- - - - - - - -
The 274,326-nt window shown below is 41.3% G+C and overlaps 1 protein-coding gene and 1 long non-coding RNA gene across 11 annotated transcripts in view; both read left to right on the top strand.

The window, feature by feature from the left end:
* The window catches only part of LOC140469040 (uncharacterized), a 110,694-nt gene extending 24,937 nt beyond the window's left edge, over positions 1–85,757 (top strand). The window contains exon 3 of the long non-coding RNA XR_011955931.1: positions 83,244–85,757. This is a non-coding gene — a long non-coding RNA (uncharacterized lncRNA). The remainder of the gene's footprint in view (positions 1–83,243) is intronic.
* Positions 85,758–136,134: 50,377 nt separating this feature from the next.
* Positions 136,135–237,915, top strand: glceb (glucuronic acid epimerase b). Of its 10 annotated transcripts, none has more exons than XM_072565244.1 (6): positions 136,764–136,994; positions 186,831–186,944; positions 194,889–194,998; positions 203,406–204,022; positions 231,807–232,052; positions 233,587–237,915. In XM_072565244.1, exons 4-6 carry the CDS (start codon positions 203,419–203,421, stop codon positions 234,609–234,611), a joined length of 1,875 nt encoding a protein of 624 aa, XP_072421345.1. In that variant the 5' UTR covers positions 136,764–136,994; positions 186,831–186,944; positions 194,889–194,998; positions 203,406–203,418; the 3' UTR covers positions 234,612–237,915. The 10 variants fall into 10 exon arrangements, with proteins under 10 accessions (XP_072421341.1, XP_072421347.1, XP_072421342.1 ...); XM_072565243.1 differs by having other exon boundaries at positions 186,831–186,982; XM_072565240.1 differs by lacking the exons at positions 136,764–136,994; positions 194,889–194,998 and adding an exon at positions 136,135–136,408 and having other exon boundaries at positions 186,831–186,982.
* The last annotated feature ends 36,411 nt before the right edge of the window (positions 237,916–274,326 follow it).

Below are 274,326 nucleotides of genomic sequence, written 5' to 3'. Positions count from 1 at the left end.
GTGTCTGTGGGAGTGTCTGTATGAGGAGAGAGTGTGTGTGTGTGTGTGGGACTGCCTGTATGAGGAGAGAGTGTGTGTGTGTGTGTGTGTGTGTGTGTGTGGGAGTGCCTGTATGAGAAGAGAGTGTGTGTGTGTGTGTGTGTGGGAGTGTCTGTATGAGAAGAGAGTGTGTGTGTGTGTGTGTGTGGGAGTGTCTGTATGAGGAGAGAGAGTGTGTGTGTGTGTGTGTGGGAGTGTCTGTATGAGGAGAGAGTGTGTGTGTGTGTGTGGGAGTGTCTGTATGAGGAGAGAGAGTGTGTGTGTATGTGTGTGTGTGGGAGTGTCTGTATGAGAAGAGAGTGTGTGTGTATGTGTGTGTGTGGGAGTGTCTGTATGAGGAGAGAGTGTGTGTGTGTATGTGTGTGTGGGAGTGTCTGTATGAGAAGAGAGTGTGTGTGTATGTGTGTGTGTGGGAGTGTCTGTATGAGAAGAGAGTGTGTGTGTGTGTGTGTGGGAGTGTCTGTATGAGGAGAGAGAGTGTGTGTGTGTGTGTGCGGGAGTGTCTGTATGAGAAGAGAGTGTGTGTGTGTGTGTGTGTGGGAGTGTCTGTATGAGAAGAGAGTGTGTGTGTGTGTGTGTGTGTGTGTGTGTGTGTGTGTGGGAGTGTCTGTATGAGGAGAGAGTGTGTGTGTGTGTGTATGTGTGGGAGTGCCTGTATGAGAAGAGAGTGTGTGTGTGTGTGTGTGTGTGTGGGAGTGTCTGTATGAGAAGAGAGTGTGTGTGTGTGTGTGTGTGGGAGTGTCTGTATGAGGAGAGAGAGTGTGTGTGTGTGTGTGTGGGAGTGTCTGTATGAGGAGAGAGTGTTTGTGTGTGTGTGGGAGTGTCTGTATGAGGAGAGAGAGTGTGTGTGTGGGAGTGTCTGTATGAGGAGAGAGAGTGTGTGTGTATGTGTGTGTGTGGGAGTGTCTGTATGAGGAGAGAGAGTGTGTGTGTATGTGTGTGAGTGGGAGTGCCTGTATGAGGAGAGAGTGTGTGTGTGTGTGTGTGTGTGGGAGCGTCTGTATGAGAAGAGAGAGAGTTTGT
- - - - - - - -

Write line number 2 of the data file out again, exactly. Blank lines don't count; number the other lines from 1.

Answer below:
The window, feature by feature from the left end: